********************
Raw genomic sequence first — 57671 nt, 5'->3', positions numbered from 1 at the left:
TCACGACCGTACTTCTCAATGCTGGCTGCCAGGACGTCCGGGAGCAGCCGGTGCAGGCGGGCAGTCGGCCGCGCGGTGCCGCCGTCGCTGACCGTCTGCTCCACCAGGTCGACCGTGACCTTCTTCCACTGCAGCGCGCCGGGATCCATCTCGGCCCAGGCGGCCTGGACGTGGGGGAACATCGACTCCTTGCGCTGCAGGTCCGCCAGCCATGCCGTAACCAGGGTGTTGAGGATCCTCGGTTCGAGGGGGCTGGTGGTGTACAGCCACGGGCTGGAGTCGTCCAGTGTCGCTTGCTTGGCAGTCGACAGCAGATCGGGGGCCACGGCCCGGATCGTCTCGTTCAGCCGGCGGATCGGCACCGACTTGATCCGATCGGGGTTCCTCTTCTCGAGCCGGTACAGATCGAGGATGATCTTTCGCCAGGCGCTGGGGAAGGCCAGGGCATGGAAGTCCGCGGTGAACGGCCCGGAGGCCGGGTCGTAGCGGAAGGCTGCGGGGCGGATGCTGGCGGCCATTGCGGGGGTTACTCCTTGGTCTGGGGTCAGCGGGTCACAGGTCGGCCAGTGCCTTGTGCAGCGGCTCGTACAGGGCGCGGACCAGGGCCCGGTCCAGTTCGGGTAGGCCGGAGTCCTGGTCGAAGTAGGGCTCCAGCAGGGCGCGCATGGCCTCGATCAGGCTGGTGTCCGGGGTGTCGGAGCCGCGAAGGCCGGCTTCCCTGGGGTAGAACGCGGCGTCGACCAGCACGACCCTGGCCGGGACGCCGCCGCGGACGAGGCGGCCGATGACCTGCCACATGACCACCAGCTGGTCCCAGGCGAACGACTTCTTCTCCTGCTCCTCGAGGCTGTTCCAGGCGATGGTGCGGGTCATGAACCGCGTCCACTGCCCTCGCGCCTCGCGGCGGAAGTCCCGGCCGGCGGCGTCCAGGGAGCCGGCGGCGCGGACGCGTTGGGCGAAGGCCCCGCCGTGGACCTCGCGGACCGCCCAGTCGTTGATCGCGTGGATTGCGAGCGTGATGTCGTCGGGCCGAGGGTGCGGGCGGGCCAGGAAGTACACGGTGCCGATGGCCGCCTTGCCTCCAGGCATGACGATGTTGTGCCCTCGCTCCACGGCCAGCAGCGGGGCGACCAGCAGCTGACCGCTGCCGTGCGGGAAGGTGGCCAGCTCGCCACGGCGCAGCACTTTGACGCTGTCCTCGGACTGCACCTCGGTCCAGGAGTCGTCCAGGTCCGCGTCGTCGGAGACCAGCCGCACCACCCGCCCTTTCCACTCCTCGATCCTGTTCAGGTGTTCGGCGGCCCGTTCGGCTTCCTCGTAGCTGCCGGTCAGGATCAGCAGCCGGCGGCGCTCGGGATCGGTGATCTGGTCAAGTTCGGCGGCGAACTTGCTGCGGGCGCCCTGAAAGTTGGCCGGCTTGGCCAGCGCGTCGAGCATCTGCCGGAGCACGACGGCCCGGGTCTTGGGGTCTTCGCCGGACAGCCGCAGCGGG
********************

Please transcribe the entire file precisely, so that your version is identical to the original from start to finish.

Raw genomic sequence first — 57671 nt, 5'->3', positions numbered from 1 at the left:
TCACGACCGTACTTCTCAATGCTGGCTGCCAGGACGTCCGGGAGCAGCCGGTGCAGGCGGGCAGTCGGCCGCGCGGTGCCGCCGTCGCTGACCGTCTGCTCCACCAGGTCGACCGTGACCTTCTTCCACTGCAGCGCGCCGGGATCCATCTCGGCCCAGGCGGCCTGGACGTGGGGGAACATCGACTCCTTGCGCTGCAGGTCCGCCAGCCATGCCGTAACCAGGGTGTTGAGGATCCTCGGTTCGAGGGGGCTGGTGGTGTACAGCCACGGGCTGGAGTCGTCCAGTGTCGCTTGCTTGGCAGTCGACAGCAGATCGGGGGCCACGGCCCGGATCGTCTCGTTCAGCCGGCGGATCGGCACCGACTTGATCCGATCGGGGTTCCTCTTCTCGAGCCGGTACAGATCGAGGATGATCTTTCGCCAGGCGCTGGGGAAGGCCAGGGCATGGAAGTCCGCGGTGAACGGCCCGGAGGCCGGGTCGTAGCGGAAGGCTGCGGGGCGGATGCTGGCGGCCATTGCGGGGGTTACTCCTTGGTCTGGGGTCAGCGGGTCACAGGTCGGCCAGTGCCTTGTGCAGCGGCTCGTACAGGGCGCGGACCAGGGCCCGGTCCAGTTCGGGTAGGCCGGAGTCCTGGTCGAAGTAGGGCTCCAGCAGGGCGCGCATGGCCTCGATCAGGCTGGTGTCCGGGGTGTCGGAGCCGCGAAGGCCGGCTTCCCTGGGGTAGAACGCGGCGTCGACCAGCACGACCCTGGCCGGGACGCCGCCGCGGACGAGGCGGCCGATGACCTGCCACATGACCACCAGCTGGTCCCAGGCGAACGACTTCTTCTCCTGCTCCTCGAGGCTGTTCCAGGCGATGGTGCGGGTCATGAACCGCGTCCACTGCCCTCGCGCCTCGCGGCGGAAGTCCCGGCCGGCGGCGTCCAGGGAGCCGGCGGCGCGGACGCGTTGGGCGAAGGCCCCGCCGTGGACCTCGCGGACCGCCCAGTCGTTGATCGCGTGGATTGCGAGCGTGATGTCGTCGGGCCGAGGGTGCGGGCGGGCCAGGAAGTACACGGTGCCGATGGCCGCCTTGCCTCCAGGCATGACGATGTTGTGCCCTCGCTCCACGGCCAGCAGCGGGGCGACCAGCAGCTGACCGCTGCCGTGCGGGAAGGTGGCCAGCTCGCCACGGCGCAGCACTTTGACGCTGTCCTCGGACTGCACCTCGGTCCAGGAGTCGTCCAGGTCCGCGTCGTCGGAGACCAGCCGCACCACCCGCCCTTTCCACTCCTCGATCCTGTTCAGGTGTTCGGCGGCCCGTTCGGCTTCCTCGTAGCTGCCGGTCAGGATCAGCAGCCGGCGGCGCTCGGGATCGGTGATCTGGTCAAGTTCGGCGGCGAACTTGCTGCGGGCGCCCTGAAAGTTGGCCGGCTTGGCCAGCGCGTCGAGCATCTGCCGGAGCACGACGGCCCGGGTCTTGGGGTCTTCGCCGGACAGCCGCAGCGGG